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Bullying is still a major problem faced by children and adolescents around the world.
While not all bullying victims are willing to come forward, U.S. studies indicate that 28 percent of students in Grades 6 to 12 report experiencing bullying in some form with 30 percent admitting to bullying others. Children and adolescents can become bullying targets for a wide variety of reasons though race, ethnic background, appearance, or sexual orientation appear to be the most common. More than 70 percent of all students report seeing some sort of bullying in their schools with 41 percent reporting seeing it on a weekly basis. Whether it takes the form of verbal threats, physical intimidation, emotional pressure, or cyberbullying, the mental health problems stemming from being victimized can last a lifetime. Along with substance abuse, depression, and other emotional problems, bullying has also been linked to adolescent suicide and trouble with the law as bullying victims attempt to strike back at their tormentors.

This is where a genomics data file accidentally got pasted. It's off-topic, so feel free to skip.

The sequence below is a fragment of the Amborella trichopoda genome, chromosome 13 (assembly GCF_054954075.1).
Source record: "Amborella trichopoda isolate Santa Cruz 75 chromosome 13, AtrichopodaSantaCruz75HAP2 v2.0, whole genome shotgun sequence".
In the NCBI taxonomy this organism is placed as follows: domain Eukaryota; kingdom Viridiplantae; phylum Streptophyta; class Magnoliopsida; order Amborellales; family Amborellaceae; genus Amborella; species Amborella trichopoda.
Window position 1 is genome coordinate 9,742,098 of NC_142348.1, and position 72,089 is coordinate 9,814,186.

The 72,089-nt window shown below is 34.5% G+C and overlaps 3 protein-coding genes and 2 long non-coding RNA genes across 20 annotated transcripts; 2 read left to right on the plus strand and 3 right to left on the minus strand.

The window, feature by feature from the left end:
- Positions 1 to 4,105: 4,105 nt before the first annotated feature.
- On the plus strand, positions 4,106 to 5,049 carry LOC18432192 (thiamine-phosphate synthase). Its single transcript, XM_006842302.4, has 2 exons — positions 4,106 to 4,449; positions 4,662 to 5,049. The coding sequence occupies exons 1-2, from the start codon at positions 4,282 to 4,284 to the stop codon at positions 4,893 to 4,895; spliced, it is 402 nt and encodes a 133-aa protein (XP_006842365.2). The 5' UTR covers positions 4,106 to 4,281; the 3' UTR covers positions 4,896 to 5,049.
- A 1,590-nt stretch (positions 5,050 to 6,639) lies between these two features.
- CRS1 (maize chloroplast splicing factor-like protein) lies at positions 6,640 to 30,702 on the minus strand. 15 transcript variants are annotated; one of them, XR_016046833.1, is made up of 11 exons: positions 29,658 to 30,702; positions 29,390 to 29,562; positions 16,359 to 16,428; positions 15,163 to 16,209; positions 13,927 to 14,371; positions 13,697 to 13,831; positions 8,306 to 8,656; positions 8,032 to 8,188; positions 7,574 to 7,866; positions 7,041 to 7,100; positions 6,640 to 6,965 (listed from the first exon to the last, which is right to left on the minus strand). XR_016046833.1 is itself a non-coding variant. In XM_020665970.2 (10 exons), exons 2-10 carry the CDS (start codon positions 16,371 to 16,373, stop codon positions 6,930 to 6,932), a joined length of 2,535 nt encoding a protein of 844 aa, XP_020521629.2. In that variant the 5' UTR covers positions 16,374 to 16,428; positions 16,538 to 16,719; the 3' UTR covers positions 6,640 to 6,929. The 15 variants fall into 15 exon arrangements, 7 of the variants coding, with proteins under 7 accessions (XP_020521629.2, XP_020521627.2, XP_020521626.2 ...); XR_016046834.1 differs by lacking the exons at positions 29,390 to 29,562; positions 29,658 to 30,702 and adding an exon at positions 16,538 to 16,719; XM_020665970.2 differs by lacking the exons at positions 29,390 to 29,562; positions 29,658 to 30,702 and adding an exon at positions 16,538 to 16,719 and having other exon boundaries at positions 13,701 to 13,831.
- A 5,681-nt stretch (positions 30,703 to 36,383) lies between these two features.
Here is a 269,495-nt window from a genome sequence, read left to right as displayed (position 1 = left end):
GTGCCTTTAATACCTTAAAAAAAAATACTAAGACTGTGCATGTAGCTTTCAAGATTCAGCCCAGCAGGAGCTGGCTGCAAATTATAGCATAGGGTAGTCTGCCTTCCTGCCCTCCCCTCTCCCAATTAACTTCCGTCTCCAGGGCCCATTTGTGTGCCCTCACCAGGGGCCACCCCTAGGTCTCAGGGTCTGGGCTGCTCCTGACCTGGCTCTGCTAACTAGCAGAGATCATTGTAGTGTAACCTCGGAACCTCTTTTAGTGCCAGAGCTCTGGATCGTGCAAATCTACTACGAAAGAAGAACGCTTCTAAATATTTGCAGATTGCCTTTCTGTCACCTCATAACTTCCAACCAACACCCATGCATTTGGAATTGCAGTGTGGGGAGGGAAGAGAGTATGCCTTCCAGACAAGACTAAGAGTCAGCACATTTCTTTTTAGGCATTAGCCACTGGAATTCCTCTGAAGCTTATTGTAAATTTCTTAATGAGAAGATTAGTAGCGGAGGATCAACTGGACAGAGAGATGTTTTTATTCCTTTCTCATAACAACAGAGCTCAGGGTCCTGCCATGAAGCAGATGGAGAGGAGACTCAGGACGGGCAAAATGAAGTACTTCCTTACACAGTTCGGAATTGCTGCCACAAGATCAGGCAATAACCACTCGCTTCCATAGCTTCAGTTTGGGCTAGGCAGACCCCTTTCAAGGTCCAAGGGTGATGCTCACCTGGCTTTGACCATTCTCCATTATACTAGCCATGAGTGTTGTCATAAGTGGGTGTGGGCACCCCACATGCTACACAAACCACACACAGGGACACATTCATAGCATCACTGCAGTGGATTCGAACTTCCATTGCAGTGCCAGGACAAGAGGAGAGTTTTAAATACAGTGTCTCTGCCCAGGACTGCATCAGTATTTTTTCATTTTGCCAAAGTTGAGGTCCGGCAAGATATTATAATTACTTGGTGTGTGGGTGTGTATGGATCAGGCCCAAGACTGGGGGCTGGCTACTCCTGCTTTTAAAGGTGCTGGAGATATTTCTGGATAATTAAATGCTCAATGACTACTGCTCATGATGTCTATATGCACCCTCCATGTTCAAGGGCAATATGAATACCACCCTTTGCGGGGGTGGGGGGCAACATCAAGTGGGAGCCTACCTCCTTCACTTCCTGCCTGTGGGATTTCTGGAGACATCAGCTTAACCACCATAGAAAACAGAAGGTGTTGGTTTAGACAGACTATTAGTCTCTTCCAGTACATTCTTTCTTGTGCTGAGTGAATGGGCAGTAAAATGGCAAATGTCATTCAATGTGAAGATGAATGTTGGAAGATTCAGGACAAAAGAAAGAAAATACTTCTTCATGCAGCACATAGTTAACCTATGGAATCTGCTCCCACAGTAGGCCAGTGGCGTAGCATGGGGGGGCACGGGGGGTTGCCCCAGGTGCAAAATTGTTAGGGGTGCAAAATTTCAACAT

In recent years, we've seen more calls for action to protect children and adolescents from bullying, including laws against bullying in some jurisdictions as well as "zero tolerance policies" adopted by many schools to protect students. As a result, programs designed to curb bullying through education are also becoming more popular. For example, the Ontario Ministry of Education has lauunched PREVnet (Promoting Relationships and Eliminating Violence Network) to establish Safe Schools Teams across the province. Using biennial surveys to measure school climate for incidents of bullying, the teams plan out anti-bullying activities as well as conducting a Bullying Awareness and Prevention week each year. Other programs encourage students to intervene when they see a child being bullied in school or in their neighbourhood.
But how effective are these programs? To read more, check out my new Psychology Today blog post.
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